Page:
The trend toward an “always on, always connected” lifestyle driven by the use of social networks andmobile technology has, if nothing else, groomed consumers to become demanding in their expectationsof the online experience. Unfortunately, the e-commerce experience has changed little since early daysand, until recently, continued to be a process more to be endured than enjoyed.
The growing adoptionof more open commerce models, however, is resulting in a shift away from clunky, repetitive dataentry-oriented commerce models to a more immersive experience that combines the broad catalog ofan “app” store with SaaS-based rich-content plugins and an end-to-end payment platform.
Two-thirds of all Internet usershave paid to access or download digital content at least once, according to a recent survey by the Pew Internet & American Life Project. With today’s children and adolescents growing into voracious consumers of digital content, the trend toward open commerce will onlybecome more pronounced.
As technology advances continue to make it easier to connect via improvedbroadband and 4G connectivity, accompanied by the continued adoption of smartphones, tabletsand other mobile devices, e-marketers will need to evolve their strategies to fulfill consumers’ desireswhenever, wherever they want to buy.
Open Commerce Is Social
To be sure, social networking has blurred the lines between where one site ends and another begins,letting consumers jump between experiences without changing applications or scrolling throughscreens.
Facebook and its hundreds of thousands of apps provide a perfect example of an opencommerce platform in which users interact with games and other software owned and distributed by anumber of distinct publishers, all embedded within the single experience of the Facebook.com domain.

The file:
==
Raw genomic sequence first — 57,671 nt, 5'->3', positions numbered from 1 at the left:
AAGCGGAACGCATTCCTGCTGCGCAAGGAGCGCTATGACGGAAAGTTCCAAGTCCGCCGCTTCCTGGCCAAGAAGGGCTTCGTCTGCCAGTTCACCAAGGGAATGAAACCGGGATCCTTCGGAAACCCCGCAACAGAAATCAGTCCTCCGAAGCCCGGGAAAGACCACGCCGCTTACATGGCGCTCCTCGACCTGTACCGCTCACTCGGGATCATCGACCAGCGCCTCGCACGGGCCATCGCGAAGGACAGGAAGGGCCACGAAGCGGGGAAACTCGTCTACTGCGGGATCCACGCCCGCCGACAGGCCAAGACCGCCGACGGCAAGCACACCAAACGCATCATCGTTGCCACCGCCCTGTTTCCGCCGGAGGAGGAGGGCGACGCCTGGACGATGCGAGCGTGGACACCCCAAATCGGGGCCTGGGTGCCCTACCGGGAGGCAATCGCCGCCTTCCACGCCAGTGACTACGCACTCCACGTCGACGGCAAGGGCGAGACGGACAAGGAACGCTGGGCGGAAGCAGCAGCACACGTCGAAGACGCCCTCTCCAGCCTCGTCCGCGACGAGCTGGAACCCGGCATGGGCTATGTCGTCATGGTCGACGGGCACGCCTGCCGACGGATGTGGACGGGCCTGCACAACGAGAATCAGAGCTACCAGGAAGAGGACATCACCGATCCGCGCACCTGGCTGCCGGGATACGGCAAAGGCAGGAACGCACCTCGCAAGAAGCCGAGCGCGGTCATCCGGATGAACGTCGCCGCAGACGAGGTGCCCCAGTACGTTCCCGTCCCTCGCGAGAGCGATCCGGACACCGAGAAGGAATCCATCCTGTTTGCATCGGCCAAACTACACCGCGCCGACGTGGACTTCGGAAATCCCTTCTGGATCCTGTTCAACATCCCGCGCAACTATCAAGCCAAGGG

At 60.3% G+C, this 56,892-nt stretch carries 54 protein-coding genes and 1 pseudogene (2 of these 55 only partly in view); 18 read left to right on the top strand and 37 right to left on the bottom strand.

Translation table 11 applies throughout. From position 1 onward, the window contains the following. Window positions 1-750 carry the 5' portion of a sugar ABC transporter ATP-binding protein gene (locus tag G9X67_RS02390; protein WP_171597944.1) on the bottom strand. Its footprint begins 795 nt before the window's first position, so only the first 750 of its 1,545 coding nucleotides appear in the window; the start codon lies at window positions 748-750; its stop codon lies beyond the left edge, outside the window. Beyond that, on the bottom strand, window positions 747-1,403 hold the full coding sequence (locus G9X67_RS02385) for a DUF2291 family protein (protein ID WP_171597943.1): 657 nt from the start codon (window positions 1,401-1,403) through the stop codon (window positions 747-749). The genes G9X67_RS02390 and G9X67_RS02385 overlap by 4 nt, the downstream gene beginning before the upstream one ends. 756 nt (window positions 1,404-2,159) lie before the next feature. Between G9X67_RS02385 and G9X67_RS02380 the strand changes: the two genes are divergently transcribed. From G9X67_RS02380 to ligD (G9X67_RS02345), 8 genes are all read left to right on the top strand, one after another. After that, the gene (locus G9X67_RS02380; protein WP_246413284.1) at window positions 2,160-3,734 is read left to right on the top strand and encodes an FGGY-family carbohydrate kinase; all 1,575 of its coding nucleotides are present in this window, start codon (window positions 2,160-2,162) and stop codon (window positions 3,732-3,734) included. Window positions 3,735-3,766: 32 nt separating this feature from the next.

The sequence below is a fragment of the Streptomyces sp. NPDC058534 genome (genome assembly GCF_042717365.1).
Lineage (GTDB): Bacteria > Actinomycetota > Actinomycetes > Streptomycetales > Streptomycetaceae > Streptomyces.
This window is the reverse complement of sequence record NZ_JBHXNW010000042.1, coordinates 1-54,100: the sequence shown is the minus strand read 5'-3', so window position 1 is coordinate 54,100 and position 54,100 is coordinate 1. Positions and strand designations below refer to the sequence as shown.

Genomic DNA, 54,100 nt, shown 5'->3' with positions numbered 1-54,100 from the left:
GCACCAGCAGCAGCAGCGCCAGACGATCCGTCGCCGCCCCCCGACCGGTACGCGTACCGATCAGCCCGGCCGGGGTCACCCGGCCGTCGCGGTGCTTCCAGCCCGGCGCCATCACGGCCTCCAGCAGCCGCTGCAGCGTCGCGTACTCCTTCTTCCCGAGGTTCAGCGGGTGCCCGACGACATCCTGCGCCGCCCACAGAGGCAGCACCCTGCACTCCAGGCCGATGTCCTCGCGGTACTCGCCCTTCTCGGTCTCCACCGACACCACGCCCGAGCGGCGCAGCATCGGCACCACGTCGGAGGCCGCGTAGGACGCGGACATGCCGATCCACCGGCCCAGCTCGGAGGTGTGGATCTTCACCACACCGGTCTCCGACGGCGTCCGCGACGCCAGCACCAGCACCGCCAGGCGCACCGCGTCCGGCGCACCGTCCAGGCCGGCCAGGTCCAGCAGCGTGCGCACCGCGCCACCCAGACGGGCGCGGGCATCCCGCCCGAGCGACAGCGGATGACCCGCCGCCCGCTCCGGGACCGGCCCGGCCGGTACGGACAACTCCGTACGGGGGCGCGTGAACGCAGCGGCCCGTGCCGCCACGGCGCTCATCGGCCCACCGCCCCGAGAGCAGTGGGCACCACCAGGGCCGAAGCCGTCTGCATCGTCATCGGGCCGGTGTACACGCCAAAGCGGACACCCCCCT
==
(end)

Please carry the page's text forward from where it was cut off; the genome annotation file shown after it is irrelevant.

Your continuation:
Many — if not most — will simply abandon the purchase when faced with a payment process perceivedas too burdensome. The inability of traditional e-commerce systems to provide this level of convenienceand to adapt to evolving consumer needs represents a significant barrier to optimizing product revenuepotential.
Today’s new consumers of digital goods and services experience their online world through the contextof social networks, rather than just the search-and-discovery paradigm of search engines. Insteadof relying on algorithms to identify the online experiences they want to enjoy, new consumers aresearching, sharing and purchasing based on their trusted social graph. This behavioral shift requires thatthe experience of consuming paid goods and services mirror the path consumers take to find them.
Open commerce offers social media clear advantages compared to traditional models. Indeed, opencommerce models are crucial to the social media experience, which strives to provide users real connectivity without any technology hurdles.
With more than 72 percent of the Internet-connectedpopulation active on one or more social network, social media will play an increasingly important role– especially given the fact that the demographic of the heaviest users of the media overlaps nicely withthe key purchase demographic of consumers aged 20 to 29 years old.
Social Ties Can Boost Monetization
The adoption of open commerce platforms should improve monetization across the entire spectrumof sites, whether directly tied to social media or not. As pervasive as e-commerce might seem to thoseof us in the business, less than a quarter of the global population has made any typeof purchase online. As Internet access becomes more prevalent worldwide, thepurchase of digital goods and services will continue to experience significant market increases.
As the online target expands, the challenge will not be finding the audience, but embracingplatforms and techniques that reduce friction in the monetization of digital content via well-integratedopen commerce solutions. These sophisticated systems will need to optimize revenue while drivingboth customer acquisition and retention.
More than ever before, sellers will have the opportunity to tapinto this market quickly — but only if they are able to build an open commerce infrastructure in house,add outside payment functionality to their current systems, or outsource their e-commerce paymentsolutions to established, third-party global payment platforms.
The emergence of open commerce platforms means that merchants are no longer constrained by a1990s model, and new licensing models will increasingly become available. As an engagement strategy,frictionless and well-integrated open commerce platforms can be a powerful marketing tool thatincreases satisfaction for the connected consumer, while driving transactional volume.